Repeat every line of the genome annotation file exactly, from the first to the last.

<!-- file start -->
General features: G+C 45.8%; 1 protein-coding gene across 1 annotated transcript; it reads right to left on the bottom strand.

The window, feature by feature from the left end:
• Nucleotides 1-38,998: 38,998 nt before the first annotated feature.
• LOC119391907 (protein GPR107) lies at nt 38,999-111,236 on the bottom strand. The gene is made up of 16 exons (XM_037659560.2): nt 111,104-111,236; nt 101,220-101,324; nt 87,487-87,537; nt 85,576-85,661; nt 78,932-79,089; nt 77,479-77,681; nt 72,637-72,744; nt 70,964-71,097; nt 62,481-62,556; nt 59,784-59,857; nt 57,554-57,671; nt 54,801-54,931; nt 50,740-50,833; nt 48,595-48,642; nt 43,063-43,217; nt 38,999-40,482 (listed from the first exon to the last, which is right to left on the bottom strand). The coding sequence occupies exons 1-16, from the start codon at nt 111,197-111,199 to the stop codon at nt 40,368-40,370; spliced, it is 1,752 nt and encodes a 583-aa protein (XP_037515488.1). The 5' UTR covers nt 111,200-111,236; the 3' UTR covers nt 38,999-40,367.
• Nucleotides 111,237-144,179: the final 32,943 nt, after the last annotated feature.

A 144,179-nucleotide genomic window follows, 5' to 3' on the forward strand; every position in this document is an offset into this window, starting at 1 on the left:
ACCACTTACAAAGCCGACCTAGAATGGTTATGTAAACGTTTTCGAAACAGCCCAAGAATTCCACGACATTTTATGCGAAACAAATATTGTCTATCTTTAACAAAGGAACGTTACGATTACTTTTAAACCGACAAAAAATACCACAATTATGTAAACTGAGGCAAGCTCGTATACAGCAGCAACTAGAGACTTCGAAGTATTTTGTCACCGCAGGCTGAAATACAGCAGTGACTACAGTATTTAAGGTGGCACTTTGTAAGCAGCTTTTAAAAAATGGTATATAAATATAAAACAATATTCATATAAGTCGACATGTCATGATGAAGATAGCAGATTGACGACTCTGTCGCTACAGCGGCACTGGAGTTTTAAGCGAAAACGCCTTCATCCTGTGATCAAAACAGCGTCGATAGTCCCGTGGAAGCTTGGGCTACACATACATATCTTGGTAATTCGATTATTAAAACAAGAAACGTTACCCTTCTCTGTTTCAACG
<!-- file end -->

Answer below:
General features: G+C 45.8%; 1 protein-coding gene across 1 annotated transcript; it reads right to left on the bottom strand.

The window, feature by feature from the left end:
• Nucleotides 1-38,998: 38,998 nt before the first annotated feature.
• LOC119391907 (protein GPR107) lies at nt 38,999-111,236 on the bottom strand. The gene is made up of 16 exons (XM_037659560.2): nt 111,104-111,236; nt 101,220-101,324; nt 87,487-87,537; nt 85,576-85,661; nt 78,932-79,089; nt 77,479-77,681; nt 72,637-72,744; nt 70,964-71,097; nt 62,481-62,556; nt 59,784-59,857; nt 57,554-57,671; nt 54,801-54,931; nt 50,740-50,833; nt 48,595-48,642; nt 43,063-43,217; nt 38,999-40,482 (listed from the first exon to the last, which is right to left on the bottom strand). The coding sequence occupies exons 1-16, from the start codon at nt 111,197-111,199 to the stop codon at nt 40,368-40,370; spliced, it is 1,752 nt and encodes a 583-aa protein (XP_037515488.1). The 5' UTR covers nt 111,200-111,236; the 3' UTR covers nt 38,999-40,367.
• Nucleotides 111,237-144,179: the final 32,943 nt, after the last annotated feature.

A 144,179-nucleotide genomic window follows, 5' to 3' on the forward strand; every position in this document is an offset into this window, starting at 1 on the left:
ACCACTTACAAAGCCGACCTAGAATGGTTATGTAAACGTTTTCGAAACAGCCCAAGAATTCCACGACATTTTATGCGAAACAAATATTGTCTATCTTTAACAAAGGAACGTTACGATTACTTTTAAACCGACAAAAAATACCACAATTATGTAAACTGAGGCAAGCTCGTATACAGCAGCAACTAGAGACTTCGAAGTATTTTGTCACCGCAGGCTGAAATACAGCAGTGACTACAGTATTTAAGGTGGCACTTTGTAAGCAGCTTTTAAAAAATGGTATATAAATATAAAACAATATTCATATAAGTCGACATGTCATGATGAAGATAGCAGATTGACGACTCTGTCGCTACAGCGGCACTGGAGTTTTAAGCGAAAACGCCTTCATCCTGTGATCAAAACAGCGTCGATAGTCCCGTGGAAGCTTGGGCTACACATACATATCTTGGTAATTCGATTATTAAAACAAGAAACGTTACCCTTCTCTGTTTCAACG